Kulture Kids is relying on donations for many of the seeds, bulbs and plant material. DistinctCle is donating herb seeds to grow, as is The Ohio State University Extension Services, and organizers plan to take advantage of the Cleveland Public Library’s free heirloom seeds library. Master Gardeners of Cuyahoga County and the Mayor’s Office of Sustainability have also provided in-kind support.
 
The design also includes an earthworm hatchery to promote healthy soil.
 
The centerpiece of the garden will a labyrinth-like paved trail. “This isn’t really a maze, there’s no trick to it,” Pease says of the labyrinth’s design. “It’s a path and you follow it to the center. I guess it’s a path to nowhere, but it’s a path for meditation, for thought and reflection.”
 
In fact, Pease sees the labyrinth as a potential alternative to detention at the school. “Kids get in trouble and get detention,” she explains. “We thought, wouldn’t it be cool if kids could instead go walk through the garden and meditate and think – to take a moment, to think, to take a breath.”
 
But before the path can be built, Kulture Kids needs both volunteer and materials support. The group is actively searching for someone to donate the paver stones and boulders as well as landscapers willing to work on the garden and path. The group can arrange for transporting larger stone donations, according to Kristan Rothman, Kulture Kids’ operations director
 
Pease points out that, as a 501(C) (3) nonprofit, their funds are limited, but donations are also tax-exempt. “We definitely need a lot of help to do this project,” she says. “We’re looking for a landscaper who will help guide us and we’re looking for donations from the community to make this happen.”
 
Kulture Kids has already received an $18,812 grant from Cuyahoga Arts and Culture for physical aspects of the $53,000 project, says Rothman, as well as a $7,364 grant from the Ohio Arts Council and a $15,500 grant from the Martha Holden Jennings Foundation for Kulture Kids’ in-classroom residency work.
 
The search for volunteers has turned into its own lesson to the Rickoff students. “We talked to the kids about 'what is a community',” explains Pease. “One kid said, ‘It’s me, but it’s also the principal and the janitor. It’s the gas station down the street.’ They saw that a community is all of us. We have to work together.”
 
To further the community presence, organizers are applying for a Toni Morrison bench. If approved, the $3,500 commemorative bench will become part of the Bench by the Road project, which represents significant periods and places in African American history.
 
Pease explains that the Mount Pleasant neighborhood has a rich history, with African American farmers settling in the community in 1893. In fact, Rickoff School is the site of an historical marker honoring Carl Stokes and Jim Brown that was spearheaded by Cleveland city councilman Zack Reed.

"We're hoping the garden will continue the settlement of Mount Pleasant,” says Pease.
 
The Rickoff Community Garden residency began in October with visual artist Wendy Mahon helping the students with the creation of herbariums. This month the students will begin working with a composer on an original song. Pease will then work with students in late February and early March to plant their seeds in the classroom, while dancer Desmond Davis will work with students to choreograph an original dance in March and early April.
 
The garden will officially launch on May 13, with a formal name and logo designed by the students.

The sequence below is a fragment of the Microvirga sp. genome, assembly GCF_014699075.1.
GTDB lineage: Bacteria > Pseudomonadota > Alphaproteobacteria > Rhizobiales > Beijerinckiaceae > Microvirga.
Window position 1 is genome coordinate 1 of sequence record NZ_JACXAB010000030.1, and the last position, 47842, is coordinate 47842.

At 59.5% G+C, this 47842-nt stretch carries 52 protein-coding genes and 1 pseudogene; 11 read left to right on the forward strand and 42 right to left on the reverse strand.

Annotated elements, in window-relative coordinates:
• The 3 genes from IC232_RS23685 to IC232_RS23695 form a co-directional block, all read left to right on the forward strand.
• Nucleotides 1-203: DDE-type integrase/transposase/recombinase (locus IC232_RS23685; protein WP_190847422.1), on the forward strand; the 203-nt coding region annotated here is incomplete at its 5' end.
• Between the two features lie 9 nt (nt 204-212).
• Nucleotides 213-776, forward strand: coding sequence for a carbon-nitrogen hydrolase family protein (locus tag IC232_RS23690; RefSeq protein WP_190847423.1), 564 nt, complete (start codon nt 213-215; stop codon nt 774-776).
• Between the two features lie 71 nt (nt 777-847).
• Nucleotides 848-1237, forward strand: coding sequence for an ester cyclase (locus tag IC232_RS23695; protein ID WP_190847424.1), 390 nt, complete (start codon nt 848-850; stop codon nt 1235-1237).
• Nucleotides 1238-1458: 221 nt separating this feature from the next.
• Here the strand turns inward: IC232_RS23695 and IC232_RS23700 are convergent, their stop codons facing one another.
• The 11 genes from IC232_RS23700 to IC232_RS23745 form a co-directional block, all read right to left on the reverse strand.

Cardboard Helicopter's would-be elves dream up toys, gadgets

The team at Cardboard Helicopter is always busy dreaming up new inventions and designs in their Lakewood workshop. Since launching in 2012, they've designed more than 349 products for their clients and their own interests.
 
Past inventions have included the Splash Infuser, a natural way to infuse fresh fruit into water and cocktails, and the Jokari self-sealing spout for oils and wine bottles. Now the team is getting into the toy market – just in time for the holidays.

“We did housewares for years, but I’ve always had a passion for toys,” says CEO and Cleveland Institute of Art graduate Tim Hayes. “It’s just plain fun. It’s making things that make people smile.”
 
The firm’s clients have launched a variety of toys for the 2016 holiday season, most of which are available at big box retailers like Walmart, K-Mart, Home Depot and Amazon.
 
"We've been getting into the toy market and designing for some big brands," says Hayes.
 
For instance, Walmart is now offering the Tricerataco holder, a stand-and-stuff taco holder Cardboard Helicopter designed for KidsFunWares. “The triceratops’ back is a perfect little taco holder and kids can play with it after they eat,” says Hayes. “We invent it and then we license it out.”
 
Then there’s a series of two-wheeled scooters and bikes the team designed for California-based Pulse Performance Products – a stand-up scooter designed to appeal to both boys and girls while attending to safety, and the Safe Start Transform rechargeable electric scooter for riders ages six and older with two speeds and a rechargeable battery.
 
“We designed a version for an older kid, but [Pulse] wanted it to be youthful,” says Hayes, noting that both scooters can be found at outlets such as Target.
 
Then Pulse asked Hayes to come up with an authentic, kid-sized chopper motorcycle. The result is the Chopster E-Motorcycle – designed to mirror a Harley Davidson, the bike has high handlebars, street-worthy tires, a rechargeable battery and sleek lines.
 
“We designed the look and feel of this little bike,” says Hayes of the Chopster, which is selling on like mad at places like Home Depot and Amazon.
 
For adults, Cardboard Helicopter redesigned a series of tools for Smith’s Consumer Products, an Arkansas-based hunting and camping products manufacturer. “They were kind of dated and wanted a while new look and feel,” says Hayes of the project. The result was a sharpener-and-knife tool, and the multipurpose tool, Pak Pal.